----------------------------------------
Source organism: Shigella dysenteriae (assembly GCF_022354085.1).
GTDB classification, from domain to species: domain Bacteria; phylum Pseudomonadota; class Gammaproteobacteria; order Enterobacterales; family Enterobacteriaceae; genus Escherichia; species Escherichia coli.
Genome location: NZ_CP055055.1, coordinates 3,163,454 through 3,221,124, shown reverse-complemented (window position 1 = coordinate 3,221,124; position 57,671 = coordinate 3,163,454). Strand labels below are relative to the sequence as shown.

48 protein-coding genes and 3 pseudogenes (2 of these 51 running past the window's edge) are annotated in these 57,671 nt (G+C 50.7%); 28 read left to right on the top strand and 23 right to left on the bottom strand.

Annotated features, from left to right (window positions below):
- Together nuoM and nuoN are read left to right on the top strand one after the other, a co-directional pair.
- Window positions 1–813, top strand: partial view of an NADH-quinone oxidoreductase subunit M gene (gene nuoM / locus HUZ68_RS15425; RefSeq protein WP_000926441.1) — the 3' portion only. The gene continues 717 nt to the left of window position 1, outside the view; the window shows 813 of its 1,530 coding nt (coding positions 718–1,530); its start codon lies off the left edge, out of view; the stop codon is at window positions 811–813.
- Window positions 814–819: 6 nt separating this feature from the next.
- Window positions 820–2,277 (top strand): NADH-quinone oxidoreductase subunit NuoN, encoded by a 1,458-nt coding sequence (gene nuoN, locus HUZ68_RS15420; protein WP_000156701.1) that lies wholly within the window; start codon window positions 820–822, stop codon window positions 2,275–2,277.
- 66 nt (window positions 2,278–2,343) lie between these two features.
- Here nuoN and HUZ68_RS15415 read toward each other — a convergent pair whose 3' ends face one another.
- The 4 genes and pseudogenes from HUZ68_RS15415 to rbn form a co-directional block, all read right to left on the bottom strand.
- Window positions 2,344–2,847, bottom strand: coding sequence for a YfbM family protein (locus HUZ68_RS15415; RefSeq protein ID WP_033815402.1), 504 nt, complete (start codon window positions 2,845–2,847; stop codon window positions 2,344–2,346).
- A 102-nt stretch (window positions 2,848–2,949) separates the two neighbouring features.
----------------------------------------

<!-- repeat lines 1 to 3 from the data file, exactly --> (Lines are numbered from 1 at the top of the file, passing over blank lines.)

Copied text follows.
Source organism: Shigella dysenteriae (assembly GCF_022354085.1).
GTDB classification, from domain to species: domain Bacteria; phylum Pseudomonadota; class Gammaproteobacteria; order Enterobacterales; family Enterobacteriaceae; genus Escherichia; species Escherichia coli.
Genome location: NZ_CP055055.1, coordinates 3,163,454 through 3,221,124, shown reverse-complemented (window position 1 = coordinate 3,221,124; position 57,671 = coordinate 3,163,454). Strand labels below are relative to the sequence as shown.